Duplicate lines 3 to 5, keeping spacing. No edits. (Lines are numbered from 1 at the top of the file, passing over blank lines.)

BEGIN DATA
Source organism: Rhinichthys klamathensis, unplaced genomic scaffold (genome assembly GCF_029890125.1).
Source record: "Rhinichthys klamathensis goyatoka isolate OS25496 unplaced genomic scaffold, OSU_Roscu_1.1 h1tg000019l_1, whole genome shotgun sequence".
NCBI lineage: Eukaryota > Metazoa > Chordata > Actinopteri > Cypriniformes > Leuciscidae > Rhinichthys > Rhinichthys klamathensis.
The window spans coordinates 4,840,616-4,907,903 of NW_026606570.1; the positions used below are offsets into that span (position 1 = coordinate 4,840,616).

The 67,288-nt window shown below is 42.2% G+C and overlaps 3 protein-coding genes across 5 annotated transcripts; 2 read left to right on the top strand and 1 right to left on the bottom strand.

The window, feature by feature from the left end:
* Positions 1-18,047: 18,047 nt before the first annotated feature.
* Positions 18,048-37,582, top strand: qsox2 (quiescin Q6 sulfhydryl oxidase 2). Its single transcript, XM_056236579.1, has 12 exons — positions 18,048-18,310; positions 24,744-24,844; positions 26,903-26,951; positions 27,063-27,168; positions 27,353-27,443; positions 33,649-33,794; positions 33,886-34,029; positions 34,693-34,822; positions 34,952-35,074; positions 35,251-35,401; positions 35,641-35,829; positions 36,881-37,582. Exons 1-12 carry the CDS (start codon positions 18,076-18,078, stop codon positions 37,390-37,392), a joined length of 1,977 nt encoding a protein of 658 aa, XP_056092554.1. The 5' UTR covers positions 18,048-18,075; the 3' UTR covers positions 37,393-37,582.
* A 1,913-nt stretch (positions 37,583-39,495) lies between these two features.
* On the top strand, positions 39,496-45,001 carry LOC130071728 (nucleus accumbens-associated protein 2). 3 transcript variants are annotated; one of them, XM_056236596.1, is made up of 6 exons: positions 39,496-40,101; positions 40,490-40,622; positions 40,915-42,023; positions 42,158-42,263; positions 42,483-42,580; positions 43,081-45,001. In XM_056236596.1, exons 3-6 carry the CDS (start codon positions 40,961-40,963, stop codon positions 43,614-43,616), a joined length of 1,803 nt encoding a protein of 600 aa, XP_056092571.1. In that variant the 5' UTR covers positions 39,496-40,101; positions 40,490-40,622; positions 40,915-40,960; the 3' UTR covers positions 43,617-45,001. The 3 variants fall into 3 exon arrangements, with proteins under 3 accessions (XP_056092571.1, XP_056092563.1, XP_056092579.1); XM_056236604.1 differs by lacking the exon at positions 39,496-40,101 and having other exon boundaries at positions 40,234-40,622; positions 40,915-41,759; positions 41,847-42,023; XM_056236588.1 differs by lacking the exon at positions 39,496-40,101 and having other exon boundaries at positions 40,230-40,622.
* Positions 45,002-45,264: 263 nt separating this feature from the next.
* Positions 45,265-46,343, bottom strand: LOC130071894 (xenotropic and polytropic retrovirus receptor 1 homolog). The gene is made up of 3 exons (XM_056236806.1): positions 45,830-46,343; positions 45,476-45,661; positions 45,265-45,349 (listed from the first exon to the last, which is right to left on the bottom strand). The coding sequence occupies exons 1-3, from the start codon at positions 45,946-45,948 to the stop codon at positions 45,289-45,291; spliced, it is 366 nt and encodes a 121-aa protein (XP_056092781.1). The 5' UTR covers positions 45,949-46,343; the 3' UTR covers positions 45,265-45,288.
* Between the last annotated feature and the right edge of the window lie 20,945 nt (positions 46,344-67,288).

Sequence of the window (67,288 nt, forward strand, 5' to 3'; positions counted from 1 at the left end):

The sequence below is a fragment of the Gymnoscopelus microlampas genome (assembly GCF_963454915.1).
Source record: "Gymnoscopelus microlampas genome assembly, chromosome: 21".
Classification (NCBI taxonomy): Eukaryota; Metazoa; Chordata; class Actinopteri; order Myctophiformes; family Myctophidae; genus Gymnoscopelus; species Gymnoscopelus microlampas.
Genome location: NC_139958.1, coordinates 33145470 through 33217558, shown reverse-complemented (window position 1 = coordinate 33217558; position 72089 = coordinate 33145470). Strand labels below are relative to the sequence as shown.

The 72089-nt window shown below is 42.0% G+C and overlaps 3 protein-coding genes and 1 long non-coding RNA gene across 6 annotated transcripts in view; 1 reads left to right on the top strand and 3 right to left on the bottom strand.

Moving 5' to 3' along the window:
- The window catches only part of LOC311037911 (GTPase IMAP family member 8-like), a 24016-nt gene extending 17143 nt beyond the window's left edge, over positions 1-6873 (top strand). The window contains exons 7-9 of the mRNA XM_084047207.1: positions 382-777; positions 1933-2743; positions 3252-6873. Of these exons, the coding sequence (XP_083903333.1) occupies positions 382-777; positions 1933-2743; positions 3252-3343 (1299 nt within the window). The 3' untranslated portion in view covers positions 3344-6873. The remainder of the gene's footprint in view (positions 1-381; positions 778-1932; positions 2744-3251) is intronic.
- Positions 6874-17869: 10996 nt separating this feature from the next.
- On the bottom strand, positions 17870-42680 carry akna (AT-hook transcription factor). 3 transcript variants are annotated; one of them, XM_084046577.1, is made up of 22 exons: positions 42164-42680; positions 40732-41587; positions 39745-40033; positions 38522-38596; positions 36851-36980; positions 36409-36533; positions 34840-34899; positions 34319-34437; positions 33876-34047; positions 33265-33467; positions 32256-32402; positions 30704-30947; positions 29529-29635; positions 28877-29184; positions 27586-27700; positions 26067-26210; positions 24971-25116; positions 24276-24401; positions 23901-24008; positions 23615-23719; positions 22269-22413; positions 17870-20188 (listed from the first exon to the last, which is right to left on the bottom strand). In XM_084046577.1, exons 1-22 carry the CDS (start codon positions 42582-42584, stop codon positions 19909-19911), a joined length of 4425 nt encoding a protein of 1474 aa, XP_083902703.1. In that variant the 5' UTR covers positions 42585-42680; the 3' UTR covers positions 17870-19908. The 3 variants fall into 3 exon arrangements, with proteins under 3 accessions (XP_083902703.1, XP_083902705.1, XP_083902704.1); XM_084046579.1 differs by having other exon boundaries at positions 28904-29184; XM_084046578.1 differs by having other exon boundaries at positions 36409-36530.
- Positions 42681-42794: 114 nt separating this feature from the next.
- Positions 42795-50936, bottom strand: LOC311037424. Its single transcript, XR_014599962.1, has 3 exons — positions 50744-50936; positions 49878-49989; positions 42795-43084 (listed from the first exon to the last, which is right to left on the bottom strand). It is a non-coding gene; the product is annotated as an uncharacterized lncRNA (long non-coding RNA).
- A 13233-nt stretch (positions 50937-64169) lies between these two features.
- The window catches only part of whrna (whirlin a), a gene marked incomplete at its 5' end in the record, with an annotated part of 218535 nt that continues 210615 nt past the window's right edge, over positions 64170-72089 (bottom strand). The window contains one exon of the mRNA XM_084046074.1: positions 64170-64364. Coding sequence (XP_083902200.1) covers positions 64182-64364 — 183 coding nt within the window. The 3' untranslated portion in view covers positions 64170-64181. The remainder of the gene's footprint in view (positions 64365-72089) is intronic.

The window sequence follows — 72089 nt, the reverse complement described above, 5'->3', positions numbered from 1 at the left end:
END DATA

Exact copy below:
NCBI lineage: Eukaryota > Metazoa > Chordata > Actinopteri > Cypriniformes > Leuciscidae > Rhinichthys > Rhinichthys klamathensis.
The window spans coordinates 4,840,616-4,907,903 of NW_026606570.1; the positions used below are offsets into that span (position 1 = coordinate 4,840,616).

The 67,288-nt window shown below is 42.2% G+C and overlaps 3 protein-coding genes across 5 annotated transcripts; 2 read left to right on the top strand and 1 right to left on the bottom strand.